On May 29, New-York Historical Society, in partnership with the seventh annual World Science Festival, presents a moderated discussion about the newest science in genetic genealogy...and its social implications. Participants include: Dr. Cathy Ball, lead geneticist for Ancestry.com; CeCe Moore, a "citizen scientist" who now oversees the research and stories for the TV program "Finding Your Roots" on PBS; and geneticist Mark D.
Join us for a free after-hours exhibition viewing of Bill Cunningham: Façades followed by a screening of the award-winning documentary Bill Cunningham New York—a delicate, funny and often poignant portrait of the New York photographer and cultural anthropologist.
How could America call itself the world’s greatest democracy, but deny the right to vote to more than half its citizens? One Woman, One Vote documents the 70-year battle for woman suffrage through the passage of the 19th Amendment to the Constitution.
From Elizabeth Cady Stanton’s electrifying call for women’s rights at Seneca Falls in 1848, to the last no-holds-barred fight in 1920, this film illuminates the story of the fledgling alliances that grew into a sophisticated mass movement. The film will be introduced by writer/producer Ruth Pollack.
We warmly invite you to Unheard Voices, a staged reading of an original collaborative work honoring the voiceless men, women and children buried at the African Burial Ground in Lower Manhattan. Please join us on October 17, 2012 at 7 pm for this special inspiring performance. After the performance, there will be a discussion about the American Slavery Project collaborative and its mission to highlight these unheard stories.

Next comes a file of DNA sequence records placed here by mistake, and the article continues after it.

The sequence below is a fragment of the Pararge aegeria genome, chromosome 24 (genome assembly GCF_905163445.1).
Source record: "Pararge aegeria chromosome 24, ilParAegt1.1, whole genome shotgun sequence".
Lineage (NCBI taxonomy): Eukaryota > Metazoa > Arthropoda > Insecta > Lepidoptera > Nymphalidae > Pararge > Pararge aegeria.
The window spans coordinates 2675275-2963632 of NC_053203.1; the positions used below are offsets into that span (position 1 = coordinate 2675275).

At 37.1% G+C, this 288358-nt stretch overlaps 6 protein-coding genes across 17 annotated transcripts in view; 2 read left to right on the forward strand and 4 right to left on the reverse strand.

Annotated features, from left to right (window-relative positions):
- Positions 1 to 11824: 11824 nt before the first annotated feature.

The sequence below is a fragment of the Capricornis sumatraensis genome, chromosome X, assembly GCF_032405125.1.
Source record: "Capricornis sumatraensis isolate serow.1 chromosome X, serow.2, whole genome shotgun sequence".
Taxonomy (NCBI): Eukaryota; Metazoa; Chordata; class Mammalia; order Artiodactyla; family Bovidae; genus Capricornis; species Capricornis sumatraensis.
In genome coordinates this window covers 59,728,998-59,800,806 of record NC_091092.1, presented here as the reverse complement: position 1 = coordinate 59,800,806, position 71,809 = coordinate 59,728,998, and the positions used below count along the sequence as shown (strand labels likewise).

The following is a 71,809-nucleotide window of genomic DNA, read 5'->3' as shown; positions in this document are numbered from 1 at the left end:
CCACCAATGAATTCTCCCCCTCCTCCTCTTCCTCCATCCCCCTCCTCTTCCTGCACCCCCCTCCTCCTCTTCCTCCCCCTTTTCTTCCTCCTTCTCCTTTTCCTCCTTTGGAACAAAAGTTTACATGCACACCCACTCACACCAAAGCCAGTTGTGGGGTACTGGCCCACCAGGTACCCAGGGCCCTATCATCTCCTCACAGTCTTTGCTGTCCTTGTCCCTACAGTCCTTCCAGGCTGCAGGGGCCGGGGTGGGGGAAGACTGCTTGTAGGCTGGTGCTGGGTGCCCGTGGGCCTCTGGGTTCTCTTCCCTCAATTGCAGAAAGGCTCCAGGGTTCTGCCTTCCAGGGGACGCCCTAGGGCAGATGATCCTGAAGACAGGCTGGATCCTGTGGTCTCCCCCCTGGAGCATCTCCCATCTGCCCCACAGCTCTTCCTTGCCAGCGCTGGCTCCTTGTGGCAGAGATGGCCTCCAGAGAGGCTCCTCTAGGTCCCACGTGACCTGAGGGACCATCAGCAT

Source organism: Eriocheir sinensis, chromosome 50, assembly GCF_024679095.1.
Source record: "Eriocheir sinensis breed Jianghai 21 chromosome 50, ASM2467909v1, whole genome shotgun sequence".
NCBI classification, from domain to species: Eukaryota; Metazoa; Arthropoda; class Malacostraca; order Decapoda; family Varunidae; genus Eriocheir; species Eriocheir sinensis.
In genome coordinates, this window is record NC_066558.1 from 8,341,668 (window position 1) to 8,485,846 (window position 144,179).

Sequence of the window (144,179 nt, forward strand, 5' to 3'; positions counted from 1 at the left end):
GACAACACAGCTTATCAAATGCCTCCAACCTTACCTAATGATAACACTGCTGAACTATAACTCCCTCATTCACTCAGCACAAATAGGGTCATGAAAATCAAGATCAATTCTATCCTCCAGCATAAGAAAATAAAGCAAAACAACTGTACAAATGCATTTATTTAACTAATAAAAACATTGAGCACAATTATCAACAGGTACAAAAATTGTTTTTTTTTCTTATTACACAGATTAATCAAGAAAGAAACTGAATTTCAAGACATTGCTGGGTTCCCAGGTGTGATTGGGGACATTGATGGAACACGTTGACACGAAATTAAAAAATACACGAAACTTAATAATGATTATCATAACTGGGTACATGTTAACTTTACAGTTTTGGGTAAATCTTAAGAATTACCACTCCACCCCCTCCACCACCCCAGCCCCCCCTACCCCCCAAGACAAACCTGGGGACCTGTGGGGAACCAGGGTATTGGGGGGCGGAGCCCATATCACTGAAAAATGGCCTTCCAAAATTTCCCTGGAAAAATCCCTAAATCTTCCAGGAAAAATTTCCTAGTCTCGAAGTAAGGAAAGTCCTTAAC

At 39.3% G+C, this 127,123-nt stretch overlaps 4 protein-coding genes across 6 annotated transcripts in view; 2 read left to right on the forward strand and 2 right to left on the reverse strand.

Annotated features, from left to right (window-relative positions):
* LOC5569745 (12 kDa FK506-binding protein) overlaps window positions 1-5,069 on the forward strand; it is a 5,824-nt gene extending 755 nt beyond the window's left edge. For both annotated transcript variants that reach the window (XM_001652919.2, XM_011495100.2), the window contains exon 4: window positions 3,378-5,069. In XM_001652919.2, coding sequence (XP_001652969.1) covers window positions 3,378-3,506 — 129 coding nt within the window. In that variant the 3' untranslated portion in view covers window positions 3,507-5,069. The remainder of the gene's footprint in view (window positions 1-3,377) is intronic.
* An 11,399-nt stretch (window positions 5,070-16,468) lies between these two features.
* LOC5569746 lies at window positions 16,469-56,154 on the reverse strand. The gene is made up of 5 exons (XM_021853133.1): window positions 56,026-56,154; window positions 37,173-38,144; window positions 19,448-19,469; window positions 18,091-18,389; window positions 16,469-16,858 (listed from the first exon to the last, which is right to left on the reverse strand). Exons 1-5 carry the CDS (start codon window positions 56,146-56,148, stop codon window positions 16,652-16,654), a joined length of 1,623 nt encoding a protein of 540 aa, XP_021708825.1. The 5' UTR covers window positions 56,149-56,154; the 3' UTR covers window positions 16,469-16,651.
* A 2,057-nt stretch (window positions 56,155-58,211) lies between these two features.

Join us for the museum experience that tells the war stories of our greatest city and generation! When World War II broke out, New York was a cosmopolitan, heavily immigrant city, whose people had real stakes in the war and strongly held opinions. WWII & NYC will explore the impact of the war on the metropolis, which played a critical role in the national war effort, and how the city was forever changed.
Founded two hundred years ago, the New-York Historical Society was conceived as a private club for antiquarians. That culture was subsequently embedded in the design of their building on Central Park West, a structure that impeded previous efforts to make the institution more welcoming and accessible to the general public.
Prepare yourselves, history geniuses: New York’s own live game show spectacular, the Big Quiz Thing, will present a multimedia live trivia game show for NYC history buffs, in celebration of the New-York Historical Society's summer exhibition Beer Here: Brewing New York's History. Gather a
team of friends—or join one on site—and win excellent prizes and glory! Ticket price includes a ticket for the show and one beer or bottled water. For more on the Big Quiz Thing, visit bigquizthing.com.
An After-hours Meetup for Our Facebook and Twitter Community presented by The Young Friends of the New-York Historical Society.
Thu, 06/07/2012 -
18:00 to 20:00
Thu, June 7th, 2012 |
7:00 pm to 9:00 pm
Why did a New York socialite commission hundreds of portrait miniatures of women whom he barely knew? Who would need a 1,250-piece Tiffany & Co. sterling dining set with two of these 15-inch ice cream dishes? Which mayor was so power-hungry he insisted on running the New York City Subway himself ? As we debate today’s rise of the 1% and a second Gilded Age, revisit the material legacies and stories left behind by New York’s late-nineteenth and early twentieth-century élites with Margi Hofer, the New-York Historical Society’s Curator of Decorative Arts.